Climate

Himalaya glaciers shrinking, some may disappear
August 2, 2011 07:00 AM - Tan Ee Lyn, Reuters, HONG KONG

Three Himalaya glaciers have been shrinking over the last 40 years due to global warming and two of them, located in humid regions and on lower altitudes in central and east Nepal, may disappear in time to come, researchers in Japan said on Tuesday. Using global positioning system and simulation models, they found that the shrinkage of two of the glaciers -- Yala in central and AX010 in eastern Nepal -- had accelerated in the past 10 years compared with the 1970s and 1980s. Yala's mass shrank by 0.8 (2.6 feet) and AX010 by 0.81 meters respectively per year in the 2000s, up from 0.68 and 0.72 meters per year between 1970 and 1990, said Koji Fujita at the Graduate School of Environmental Studies in Nagoya University in Japan.

Still baking in the Midwest and South
August 1, 2011 06:31 AM - Jim Forsyth, Reuters, SAN ANTONIO

Sticky heat was expected to smother much of the country's midsection in the coming days as hotter-than-usual temperatures continued to roast parts of the Midwest and South, forecasters said on Sunday. Areas of Kansas, Missouri and Oklahoma were under excessive heat warnings with heat advisories issued for a large swath of the central United States, according to the National Weather Service. The unrelenting heat in central and eastern states has led to a slew of "Heat Superlatives" in 2011, according to weather.com meteorologist Chris Dolce. More than a dozen U.S. cities from Tallahassee to Minneapolis have seen all-time highs exceeding any temperature on record for any month, Dolce reported Sunday. High heat put Reading, Pennsylvania, on the map for 106 degrees Fahrenheit -- its hottest day since at least 1869 -- and Childress in thirsty Texas hit the highest mark at 117, a temperature not seen since 1893.

Scientists Report Dramatic Carbon Loss from Massive Arctic Wildfire
July 29, 2011 08:49 AM - Editor, Science Daily

ScienceDaily (July 28, 2011) — In a study published in this week's issue of Nature, Marine Biological Laboratory (MBL) senior scientist Gauis Shaver and his colleagues, including lead author Michelle Mack of the University of Florida, describe the dramatic impacts of a massive Arctic wildfire on carbon releases to the atmosphere. The 2007 blaze on the North Slope of the Alaska's Brooks Mountain Range released 20 times more carbon to the atmosphere than what is annually lost from undisturbed tundra.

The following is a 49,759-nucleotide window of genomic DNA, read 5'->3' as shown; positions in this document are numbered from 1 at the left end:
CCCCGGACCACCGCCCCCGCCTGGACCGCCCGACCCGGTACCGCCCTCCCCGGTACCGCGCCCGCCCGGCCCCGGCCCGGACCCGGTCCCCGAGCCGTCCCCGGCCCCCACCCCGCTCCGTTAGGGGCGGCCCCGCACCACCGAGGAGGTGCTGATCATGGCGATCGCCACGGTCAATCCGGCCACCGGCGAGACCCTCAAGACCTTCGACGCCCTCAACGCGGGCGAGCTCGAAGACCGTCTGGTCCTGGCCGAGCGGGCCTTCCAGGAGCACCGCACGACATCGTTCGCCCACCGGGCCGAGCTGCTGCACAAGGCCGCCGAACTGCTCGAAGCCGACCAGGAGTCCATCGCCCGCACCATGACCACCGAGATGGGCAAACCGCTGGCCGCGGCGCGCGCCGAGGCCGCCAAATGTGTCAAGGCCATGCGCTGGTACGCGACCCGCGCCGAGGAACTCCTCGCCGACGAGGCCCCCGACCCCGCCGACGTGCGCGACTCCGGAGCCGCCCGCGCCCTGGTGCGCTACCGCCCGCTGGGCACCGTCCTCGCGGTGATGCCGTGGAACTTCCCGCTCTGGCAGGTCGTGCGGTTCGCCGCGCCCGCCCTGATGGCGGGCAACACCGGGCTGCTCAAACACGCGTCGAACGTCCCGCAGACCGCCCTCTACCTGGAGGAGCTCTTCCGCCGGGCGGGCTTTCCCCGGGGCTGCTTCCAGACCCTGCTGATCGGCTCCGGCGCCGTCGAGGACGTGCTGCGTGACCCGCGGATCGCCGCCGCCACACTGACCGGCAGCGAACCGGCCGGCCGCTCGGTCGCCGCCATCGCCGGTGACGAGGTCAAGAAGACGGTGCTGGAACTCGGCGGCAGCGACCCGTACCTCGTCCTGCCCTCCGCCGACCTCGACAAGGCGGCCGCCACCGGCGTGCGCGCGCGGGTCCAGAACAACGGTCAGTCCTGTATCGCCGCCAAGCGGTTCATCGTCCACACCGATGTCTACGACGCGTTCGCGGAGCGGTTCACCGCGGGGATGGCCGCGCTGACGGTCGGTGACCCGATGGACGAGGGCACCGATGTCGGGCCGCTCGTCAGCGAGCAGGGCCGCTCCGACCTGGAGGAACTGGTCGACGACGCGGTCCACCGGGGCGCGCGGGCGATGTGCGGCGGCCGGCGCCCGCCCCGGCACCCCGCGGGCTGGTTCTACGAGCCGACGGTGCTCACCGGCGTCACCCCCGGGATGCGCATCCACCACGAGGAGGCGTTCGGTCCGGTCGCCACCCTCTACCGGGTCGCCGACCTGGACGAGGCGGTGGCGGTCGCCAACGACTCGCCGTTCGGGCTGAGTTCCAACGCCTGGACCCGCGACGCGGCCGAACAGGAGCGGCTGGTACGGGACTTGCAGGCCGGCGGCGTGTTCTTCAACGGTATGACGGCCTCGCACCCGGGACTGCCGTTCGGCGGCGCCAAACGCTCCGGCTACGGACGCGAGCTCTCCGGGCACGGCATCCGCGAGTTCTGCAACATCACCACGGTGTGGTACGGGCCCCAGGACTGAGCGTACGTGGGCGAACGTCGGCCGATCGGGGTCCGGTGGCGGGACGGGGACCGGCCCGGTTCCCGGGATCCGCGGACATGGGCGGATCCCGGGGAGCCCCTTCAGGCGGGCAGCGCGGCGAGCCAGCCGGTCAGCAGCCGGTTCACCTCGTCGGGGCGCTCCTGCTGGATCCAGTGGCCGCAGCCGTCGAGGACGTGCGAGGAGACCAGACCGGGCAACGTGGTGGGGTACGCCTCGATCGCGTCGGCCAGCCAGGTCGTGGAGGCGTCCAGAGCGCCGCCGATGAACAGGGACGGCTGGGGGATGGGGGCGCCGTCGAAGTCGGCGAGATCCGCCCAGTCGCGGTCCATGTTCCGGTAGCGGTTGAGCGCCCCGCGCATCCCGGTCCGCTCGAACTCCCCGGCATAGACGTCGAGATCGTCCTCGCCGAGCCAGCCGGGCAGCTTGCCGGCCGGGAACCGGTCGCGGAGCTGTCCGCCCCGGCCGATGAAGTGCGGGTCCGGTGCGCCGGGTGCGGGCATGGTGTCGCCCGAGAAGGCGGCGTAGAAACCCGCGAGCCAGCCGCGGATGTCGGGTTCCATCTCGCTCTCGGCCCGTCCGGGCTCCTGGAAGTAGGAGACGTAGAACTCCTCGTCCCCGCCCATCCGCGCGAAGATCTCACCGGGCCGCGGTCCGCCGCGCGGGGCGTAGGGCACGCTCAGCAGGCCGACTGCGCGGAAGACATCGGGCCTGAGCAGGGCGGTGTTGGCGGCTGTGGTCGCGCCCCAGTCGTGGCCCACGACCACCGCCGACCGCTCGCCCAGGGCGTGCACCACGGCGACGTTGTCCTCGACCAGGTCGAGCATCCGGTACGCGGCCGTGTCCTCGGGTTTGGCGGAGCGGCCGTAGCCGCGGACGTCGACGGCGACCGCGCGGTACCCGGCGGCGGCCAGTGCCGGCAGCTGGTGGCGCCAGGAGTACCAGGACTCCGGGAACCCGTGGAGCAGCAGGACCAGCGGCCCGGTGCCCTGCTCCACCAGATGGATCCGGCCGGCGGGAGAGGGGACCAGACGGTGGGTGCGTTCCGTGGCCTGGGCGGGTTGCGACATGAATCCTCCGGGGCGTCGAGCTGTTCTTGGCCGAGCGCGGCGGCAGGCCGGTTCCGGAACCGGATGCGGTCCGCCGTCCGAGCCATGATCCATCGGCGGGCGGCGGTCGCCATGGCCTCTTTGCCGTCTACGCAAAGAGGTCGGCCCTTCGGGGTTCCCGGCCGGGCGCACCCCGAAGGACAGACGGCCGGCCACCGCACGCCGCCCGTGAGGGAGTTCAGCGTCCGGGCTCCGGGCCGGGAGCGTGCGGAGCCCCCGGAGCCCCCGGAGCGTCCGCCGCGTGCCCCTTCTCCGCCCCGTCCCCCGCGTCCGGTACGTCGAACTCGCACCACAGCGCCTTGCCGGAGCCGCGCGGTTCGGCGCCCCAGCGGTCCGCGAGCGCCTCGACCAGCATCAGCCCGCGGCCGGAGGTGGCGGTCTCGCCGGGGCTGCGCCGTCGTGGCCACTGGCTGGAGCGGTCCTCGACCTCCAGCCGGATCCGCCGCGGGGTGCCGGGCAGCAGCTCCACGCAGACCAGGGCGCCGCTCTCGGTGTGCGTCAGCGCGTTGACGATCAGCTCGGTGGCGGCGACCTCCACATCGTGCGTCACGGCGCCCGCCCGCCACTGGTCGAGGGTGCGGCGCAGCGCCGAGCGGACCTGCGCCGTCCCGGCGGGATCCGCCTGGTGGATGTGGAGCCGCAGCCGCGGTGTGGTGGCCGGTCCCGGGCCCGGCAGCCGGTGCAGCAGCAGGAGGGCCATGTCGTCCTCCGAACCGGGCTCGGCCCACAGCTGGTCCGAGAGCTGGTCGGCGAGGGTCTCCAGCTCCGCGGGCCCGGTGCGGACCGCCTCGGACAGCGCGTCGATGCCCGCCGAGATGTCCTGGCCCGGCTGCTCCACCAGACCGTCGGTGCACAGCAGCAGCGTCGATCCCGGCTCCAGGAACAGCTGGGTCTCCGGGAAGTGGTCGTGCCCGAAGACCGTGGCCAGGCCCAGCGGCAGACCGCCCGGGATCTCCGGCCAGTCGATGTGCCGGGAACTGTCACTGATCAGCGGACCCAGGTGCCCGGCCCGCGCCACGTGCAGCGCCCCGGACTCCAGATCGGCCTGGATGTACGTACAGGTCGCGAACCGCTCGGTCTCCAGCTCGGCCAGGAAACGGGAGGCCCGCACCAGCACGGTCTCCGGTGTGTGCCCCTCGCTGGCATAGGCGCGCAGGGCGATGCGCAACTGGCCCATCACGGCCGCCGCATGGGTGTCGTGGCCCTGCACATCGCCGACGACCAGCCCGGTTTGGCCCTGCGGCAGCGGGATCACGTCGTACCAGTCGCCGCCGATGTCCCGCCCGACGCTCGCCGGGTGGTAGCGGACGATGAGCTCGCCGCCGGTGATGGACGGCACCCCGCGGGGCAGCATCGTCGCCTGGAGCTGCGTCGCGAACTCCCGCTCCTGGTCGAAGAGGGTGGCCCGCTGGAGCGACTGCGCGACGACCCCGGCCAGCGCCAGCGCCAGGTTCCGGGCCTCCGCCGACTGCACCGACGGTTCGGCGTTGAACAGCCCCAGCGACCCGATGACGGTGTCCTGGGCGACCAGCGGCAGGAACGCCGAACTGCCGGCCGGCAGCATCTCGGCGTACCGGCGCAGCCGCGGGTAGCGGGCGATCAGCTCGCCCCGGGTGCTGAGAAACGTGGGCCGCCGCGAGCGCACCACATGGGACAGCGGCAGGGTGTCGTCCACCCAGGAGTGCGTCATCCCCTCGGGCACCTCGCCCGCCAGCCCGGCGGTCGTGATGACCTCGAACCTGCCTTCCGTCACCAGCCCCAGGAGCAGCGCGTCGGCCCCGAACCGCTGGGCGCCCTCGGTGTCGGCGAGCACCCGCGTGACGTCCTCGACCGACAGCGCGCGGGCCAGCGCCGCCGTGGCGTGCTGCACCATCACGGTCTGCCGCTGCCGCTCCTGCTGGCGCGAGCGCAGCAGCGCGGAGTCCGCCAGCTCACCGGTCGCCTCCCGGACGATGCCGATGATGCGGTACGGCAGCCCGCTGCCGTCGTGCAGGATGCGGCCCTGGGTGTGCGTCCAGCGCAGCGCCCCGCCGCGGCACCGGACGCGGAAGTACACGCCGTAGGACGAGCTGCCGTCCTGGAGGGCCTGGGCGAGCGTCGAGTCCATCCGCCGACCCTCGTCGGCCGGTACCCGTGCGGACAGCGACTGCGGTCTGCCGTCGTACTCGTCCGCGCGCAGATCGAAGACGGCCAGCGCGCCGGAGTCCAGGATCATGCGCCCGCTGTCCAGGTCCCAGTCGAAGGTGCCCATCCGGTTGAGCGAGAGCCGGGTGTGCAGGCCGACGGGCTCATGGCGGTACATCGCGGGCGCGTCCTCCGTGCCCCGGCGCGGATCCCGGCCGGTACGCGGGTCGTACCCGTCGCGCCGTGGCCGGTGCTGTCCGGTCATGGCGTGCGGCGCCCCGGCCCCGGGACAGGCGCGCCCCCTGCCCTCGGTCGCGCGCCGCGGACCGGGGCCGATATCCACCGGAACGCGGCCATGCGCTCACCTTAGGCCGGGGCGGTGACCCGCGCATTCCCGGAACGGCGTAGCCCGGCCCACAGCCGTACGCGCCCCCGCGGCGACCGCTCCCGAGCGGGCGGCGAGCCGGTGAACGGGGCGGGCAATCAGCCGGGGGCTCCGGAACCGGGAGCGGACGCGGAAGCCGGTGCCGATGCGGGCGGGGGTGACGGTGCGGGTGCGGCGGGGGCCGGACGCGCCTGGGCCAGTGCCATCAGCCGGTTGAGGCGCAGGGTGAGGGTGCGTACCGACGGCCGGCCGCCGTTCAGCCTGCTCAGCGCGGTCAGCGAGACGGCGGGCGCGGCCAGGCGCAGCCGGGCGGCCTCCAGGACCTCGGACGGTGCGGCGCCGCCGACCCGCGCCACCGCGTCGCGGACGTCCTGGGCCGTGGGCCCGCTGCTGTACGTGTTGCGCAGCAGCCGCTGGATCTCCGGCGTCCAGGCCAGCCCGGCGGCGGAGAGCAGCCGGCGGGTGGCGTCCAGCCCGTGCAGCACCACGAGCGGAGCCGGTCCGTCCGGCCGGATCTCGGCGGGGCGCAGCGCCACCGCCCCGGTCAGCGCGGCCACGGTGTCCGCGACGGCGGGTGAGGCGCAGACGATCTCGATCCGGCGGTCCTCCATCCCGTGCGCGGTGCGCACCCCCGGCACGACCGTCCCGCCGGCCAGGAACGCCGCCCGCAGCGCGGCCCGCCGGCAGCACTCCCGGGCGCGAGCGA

1993 US Northwest Forest Plan Turns Public Forests into Carbon Sink
July 28, 2011 07:42 AM - Andrew Burger, Global Warming is Real

Enacted in 1993, before climate change was so prominent in the public media eye, the US Northwest Forest Plan's primary goal was the conservation of old growth forests on public land, and thereby also protecting threatened and endangered species, such as the northern spotted owl. Forest harvests in those public forests dropped precipitously, by 82%, the next year. Nearly two decades later, it turns out that the Plan has yielded unintended, though no less favorable results in terms of mitigating the effect of increasing carbon dioxide emissions.

Fungi could protect rice against climate change
July 27, 2011 10:48 AM - Ma. Theresa V. Ilano, SciDevNet

[CEBU, PHILIPPINES] Inoculating rice seeds with fungi makes the plants more tolerant of salt, drought and cold — all of which may become more common as the climate changes, according to researchers.

Northeast Bakes Under Blistering Heat
July 22, 2011 02:02 PM - David A Gabel, ENN